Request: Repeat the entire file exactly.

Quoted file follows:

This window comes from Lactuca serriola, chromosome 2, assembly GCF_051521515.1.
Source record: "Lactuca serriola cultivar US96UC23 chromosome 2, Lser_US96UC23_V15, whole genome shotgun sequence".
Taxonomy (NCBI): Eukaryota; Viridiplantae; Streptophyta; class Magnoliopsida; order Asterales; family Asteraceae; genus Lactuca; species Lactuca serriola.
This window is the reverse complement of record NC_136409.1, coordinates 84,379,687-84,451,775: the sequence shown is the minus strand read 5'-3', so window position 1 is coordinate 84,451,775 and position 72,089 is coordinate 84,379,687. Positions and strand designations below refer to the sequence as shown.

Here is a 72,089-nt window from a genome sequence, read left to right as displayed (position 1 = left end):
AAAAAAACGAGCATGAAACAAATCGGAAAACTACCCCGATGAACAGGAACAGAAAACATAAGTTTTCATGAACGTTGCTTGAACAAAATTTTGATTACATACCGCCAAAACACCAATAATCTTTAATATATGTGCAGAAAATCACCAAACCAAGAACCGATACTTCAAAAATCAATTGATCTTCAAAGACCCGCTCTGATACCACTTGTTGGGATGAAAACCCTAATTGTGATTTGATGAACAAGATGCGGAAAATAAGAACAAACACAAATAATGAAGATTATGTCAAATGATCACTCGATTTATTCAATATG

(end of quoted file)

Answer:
This window comes from Lactuca serriola, chromosome 2, assembly GCF_051521515.1.
Source record: "Lactuca serriola cultivar US96UC23 chromosome 2, Lser_US96UC23_V15, whole genome shotgun sequence".
Taxonomy (NCBI): Eukaryota; Viridiplantae; Streptophyta; class Magnoliopsida; order Asterales; family Asteraceae; genus Lactuca; species Lactuca serriola.
This window is the reverse complement of record NC_136409.1, coordinates 84,379,687-84,451,775: the sequence shown is the minus strand read 5'-3', so window position 1 is coordinate 84,451,775 and position 72,089 is coordinate 84,379,687. Positions and strand designations below refer to the sequence as shown.

Here is a 72,089-nt window from a genome sequence, read left to right as displayed (position 1 = left end):
AAAAAAACGAGCATGAAACAAATCGGAAAACTACCCCGATGAACAGGAACAGAAAACATAAGTTTTCATGAACGTTGCTTGAACAAAATTTTGATTACATACCGCCAAAACACCAATAATCTTTAATATATGTGCAGAAAATCACCAAACCAAGAACCGATACTTCAAAAATCAATTGATCTTCAAAGACCCGCTCTGATACCACTTGTTGGGATGAAAACCCTAATTGTGATTTGATGAACAAGATGCGGAAAATAAGAACAAACACAAATAATGAAGATTATGTCAAATGATCACTCGATTTATTCAATATG